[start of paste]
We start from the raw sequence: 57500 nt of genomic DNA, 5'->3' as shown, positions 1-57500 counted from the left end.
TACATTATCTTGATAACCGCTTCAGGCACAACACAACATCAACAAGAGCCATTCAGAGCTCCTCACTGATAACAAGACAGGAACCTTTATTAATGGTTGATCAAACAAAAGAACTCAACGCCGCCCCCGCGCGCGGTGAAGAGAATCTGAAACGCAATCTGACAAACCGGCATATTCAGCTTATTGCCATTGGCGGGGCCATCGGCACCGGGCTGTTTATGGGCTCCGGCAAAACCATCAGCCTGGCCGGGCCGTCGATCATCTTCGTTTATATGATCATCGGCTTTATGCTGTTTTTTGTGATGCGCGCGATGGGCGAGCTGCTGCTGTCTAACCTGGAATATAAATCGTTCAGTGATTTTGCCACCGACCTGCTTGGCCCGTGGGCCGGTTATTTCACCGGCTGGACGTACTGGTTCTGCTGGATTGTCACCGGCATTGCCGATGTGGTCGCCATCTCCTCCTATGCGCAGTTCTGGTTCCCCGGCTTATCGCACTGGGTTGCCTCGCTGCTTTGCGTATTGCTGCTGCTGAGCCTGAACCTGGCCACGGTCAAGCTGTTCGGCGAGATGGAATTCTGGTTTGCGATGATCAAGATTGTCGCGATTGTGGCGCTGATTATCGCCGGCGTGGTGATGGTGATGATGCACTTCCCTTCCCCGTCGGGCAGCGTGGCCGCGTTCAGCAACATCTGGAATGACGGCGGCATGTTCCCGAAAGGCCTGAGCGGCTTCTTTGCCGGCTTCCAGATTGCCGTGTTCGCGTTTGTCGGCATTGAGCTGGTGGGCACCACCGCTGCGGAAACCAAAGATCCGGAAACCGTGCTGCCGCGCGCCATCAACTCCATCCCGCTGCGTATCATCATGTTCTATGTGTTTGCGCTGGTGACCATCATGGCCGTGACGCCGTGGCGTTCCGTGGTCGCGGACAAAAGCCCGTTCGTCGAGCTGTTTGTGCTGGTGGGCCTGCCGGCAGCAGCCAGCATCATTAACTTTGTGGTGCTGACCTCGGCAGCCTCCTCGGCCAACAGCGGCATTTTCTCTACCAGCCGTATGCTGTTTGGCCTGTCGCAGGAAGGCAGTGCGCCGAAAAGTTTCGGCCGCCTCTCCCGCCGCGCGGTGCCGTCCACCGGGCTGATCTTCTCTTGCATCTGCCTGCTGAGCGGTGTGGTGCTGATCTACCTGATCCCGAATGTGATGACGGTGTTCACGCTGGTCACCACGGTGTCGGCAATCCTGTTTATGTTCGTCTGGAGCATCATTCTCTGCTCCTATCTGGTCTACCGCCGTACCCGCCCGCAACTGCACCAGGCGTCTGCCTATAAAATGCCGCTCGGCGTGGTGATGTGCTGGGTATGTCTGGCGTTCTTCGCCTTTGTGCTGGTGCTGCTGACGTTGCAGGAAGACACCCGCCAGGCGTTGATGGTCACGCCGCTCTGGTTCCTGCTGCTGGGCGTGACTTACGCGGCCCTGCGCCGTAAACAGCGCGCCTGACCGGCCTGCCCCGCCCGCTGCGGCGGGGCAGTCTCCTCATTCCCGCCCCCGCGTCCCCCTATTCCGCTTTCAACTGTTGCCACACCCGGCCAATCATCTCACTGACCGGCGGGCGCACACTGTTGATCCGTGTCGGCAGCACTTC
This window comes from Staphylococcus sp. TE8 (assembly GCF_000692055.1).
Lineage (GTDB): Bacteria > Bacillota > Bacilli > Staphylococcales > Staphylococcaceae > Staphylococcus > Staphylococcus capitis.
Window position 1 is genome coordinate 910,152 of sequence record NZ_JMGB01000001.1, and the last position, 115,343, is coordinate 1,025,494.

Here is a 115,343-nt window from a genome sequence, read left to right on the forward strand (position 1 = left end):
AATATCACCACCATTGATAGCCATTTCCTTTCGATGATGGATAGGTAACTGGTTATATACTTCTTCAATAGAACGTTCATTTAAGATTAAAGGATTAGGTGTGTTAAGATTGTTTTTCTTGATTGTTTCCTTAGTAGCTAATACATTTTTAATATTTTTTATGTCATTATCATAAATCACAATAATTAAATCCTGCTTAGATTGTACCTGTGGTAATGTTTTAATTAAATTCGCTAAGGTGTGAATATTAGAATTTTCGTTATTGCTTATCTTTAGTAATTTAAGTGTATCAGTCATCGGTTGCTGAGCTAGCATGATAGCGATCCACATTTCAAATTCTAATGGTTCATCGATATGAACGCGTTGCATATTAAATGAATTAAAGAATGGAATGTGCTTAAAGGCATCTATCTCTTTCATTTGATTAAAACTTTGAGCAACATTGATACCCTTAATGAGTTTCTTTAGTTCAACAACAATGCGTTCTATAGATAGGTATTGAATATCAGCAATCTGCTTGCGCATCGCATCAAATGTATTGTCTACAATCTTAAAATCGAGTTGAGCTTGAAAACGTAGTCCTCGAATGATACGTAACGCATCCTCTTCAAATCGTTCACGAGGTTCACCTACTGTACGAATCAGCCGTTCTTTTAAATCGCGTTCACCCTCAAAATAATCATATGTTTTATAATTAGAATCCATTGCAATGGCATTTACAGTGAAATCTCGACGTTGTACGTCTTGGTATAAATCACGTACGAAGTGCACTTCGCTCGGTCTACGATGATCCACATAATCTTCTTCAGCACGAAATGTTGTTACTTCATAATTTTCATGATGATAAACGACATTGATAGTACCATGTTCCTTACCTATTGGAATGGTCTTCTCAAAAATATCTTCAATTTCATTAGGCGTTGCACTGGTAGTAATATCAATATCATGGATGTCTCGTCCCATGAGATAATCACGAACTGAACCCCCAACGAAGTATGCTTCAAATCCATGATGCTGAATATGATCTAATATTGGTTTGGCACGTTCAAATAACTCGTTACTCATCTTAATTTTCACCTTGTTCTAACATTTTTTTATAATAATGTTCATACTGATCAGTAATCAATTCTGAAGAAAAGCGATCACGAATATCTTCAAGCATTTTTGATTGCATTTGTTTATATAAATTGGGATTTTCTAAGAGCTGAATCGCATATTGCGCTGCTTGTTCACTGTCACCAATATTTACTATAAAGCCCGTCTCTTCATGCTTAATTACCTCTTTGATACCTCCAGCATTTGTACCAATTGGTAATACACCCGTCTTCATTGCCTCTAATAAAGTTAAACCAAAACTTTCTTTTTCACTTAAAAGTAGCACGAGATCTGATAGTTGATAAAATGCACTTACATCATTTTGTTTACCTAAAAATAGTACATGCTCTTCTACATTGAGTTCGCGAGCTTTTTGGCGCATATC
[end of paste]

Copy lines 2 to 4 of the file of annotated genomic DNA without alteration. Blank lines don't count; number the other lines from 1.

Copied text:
TACATTATCTTGATAACCGCTTCAGGCACAACACAACATCAACAAGAGCCATTCAGAGCTCCTCACTGATAACAAGACAGGAACCTTTATTAATGGTTGATCAAACAAAAGAACTCAACGCCGCCCCCGCGCGCGGTGAAGAGAATCTGAAACGCAATCTGACAAACCGGCATATTCAGCTTATTGCCATTGGCGGGGCCATCGGCACCGGGCTGTTTATGGGCTCCGGCAAAACCATCAGCCTGGCCGGGCCGTCGATCATCTTCGTTTATATGATCATCGGCTTTATGCTGTTTTTTGTGATGCGCGCGATGGGCGAGCTGCTGCTGTCTAACCTGGAATATAAATCGTTCAGTGATTTTGCCACCGACCTGCTTGGCCCGTGGGCCGGTTATTTCACCGGCTGGACGTACTGGTTCTGCTGGATTGTCACCGGCATTGCCGATGTGGTCGCCATCTCCTCCTATGCGCAGTTCTGGTTCCCCGGCTTATCGCACTGGGTTGCCTCGCTGCTTTGCGTATTGCTGCTGCTGAGCCTGAACCTGGCCACGGTCAAGCTGTTCGGCGAGATGGAATTCTGGTTTGCGATGATCAAGATTGTCGCGATTGTGGCGCTGATTATCGCCGGCGTGGTGATGGTGATGATGCACTTCCCTTCCCCGTCGGGCAGCGTGGCCGCGTTCAGCAACATCTGGAATGACGGCGGCATGTTCCCGAAAGGCCTGAGCGGCTTCTTTGCCGGCTTCCAGATTGCCGTGTTCGCGTTTGTCGGCATTGAGCTGGTGGGCACCACCGCTGCGGAAACCAAAGATCCGGAAACCGTGCTGCCGCGCGCCATCAACTCCATCCCGCTGCGTATCATCATGTTCTATGTGTTTGCGCTGGTGACCATCATGGCCGTGACGCCGTGGCGTTCCGTGGTCGCGGACAAAAGCCCGTTCGTCGAGCTGTTTGTGCTGGTGGGCCTGCCGGCAGCAGCCAGCATCATTAACTTTGTGGTGCTGACCTCGGCAGCCTCCTCGGCCAACAGCGGCATTTTCTCTACCAGCCGTATGCTGTTTGGCCTGTCGCAGGAAGGCAGTGCGCCGAAAAGTTTCGGCCGCCTCTCCCGCCGCGCGGTGCCGTCCACCGGGCTGATCTTCTCTTGCATCTGCCTGCTGAGCGGTGTGGTGCTGATCTACCTGATCCCGAATGTGATGACGGTGTTCACGCTGGTCACCACGGTGTCGGCAATCCTGTTTATGTTCGTCTGGAGCATCATTCTCTGCTCCTATCTGGTCTACCGCCGTACCCGCCCGCAACTGCACCAGGCGTCTGCCTATAAAATGCCGCTCGGCGTGGTGATGTGCTGGGTATGTCTGGCGTTCTTCGCCTTTGTGCTGGTGCTGCTGACGTTGCAGGAAGACACCCGCCAGGCGTTGATGGTCACGCCGCTCTGGTTCCTGCTGCTGGGCGTGACTTACGCGGCCCTGCGCCGTAAACAGCGCGCCTGACCGGCCTGCCCCGCCCGCTGCGGCGGGGCAGTCTCCTCATTCCCGCCCCCGCGTCCCCCTATTCCGCTTTCAACTGTTGCCACACCCGGCCAATCATCTCACTGACCGGCGGGCGCACACTGTTGATCCGTGTCGGCAGCACTTC
This window comes from Staphylococcus sp. TE8 (assembly GCF_000692055.1).
Lineage (GTDB): Bacteria > Bacillota > Bacilli > Staphylococcales > Staphylococcaceae > Staphylococcus > Staphylococcus capitis.